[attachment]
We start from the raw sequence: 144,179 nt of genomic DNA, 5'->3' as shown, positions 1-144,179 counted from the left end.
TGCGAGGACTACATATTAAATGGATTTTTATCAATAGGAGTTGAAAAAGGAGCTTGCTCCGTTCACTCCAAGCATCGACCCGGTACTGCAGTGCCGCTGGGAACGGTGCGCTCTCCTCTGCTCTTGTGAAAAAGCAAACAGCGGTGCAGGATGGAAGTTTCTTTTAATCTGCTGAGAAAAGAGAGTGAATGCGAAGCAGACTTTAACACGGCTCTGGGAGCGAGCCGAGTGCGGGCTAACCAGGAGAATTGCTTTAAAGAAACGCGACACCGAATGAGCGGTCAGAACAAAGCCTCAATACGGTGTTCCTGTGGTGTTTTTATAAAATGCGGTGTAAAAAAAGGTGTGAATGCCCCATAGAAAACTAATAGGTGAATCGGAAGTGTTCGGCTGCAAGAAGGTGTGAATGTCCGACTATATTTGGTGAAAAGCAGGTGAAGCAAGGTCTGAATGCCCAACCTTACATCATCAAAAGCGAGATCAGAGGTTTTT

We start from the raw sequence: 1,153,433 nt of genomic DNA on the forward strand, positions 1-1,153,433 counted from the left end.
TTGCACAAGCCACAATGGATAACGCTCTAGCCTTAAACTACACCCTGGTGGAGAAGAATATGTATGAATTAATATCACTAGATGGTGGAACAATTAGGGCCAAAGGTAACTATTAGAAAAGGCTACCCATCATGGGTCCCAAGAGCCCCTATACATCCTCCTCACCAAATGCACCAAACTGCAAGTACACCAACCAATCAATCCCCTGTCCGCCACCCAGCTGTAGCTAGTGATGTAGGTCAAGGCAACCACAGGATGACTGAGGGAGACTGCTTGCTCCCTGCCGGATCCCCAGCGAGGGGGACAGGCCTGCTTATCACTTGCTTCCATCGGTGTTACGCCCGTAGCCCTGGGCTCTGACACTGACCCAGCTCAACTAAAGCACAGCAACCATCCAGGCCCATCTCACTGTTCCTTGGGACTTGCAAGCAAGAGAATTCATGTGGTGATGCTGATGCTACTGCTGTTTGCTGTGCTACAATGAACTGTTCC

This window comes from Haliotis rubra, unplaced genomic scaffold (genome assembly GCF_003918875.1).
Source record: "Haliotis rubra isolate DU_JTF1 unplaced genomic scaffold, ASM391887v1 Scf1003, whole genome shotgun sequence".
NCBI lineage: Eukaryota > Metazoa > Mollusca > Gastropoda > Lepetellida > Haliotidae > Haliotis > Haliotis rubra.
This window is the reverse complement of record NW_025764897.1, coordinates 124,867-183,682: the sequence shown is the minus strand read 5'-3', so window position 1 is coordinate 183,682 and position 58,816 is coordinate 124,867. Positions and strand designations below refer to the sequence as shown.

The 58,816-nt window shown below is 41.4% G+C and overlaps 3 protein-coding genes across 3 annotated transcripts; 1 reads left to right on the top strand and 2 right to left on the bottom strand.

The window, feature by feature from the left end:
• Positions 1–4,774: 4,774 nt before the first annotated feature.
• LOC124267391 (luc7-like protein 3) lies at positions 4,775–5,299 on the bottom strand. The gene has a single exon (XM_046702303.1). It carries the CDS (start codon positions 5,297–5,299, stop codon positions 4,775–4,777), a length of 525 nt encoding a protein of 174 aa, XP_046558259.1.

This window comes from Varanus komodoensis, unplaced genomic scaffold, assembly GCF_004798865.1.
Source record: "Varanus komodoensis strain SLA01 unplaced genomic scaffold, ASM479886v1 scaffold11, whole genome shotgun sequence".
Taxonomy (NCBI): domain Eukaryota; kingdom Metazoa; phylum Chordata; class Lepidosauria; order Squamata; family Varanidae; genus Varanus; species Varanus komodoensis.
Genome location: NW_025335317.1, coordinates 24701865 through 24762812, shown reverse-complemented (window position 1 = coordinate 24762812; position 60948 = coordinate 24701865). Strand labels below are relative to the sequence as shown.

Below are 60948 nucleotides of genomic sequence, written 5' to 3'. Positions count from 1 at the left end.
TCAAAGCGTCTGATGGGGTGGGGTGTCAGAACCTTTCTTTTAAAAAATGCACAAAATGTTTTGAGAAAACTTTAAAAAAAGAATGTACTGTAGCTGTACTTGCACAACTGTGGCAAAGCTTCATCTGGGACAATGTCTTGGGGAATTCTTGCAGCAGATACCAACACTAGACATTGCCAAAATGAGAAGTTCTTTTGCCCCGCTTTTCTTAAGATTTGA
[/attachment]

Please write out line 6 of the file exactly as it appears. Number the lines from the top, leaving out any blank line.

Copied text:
Source record: "Haliotis rubra isolate DU_JTF1 unplaced genomic scaffold, ASM391887v1 Scf1003, whole genome shotgun sequence".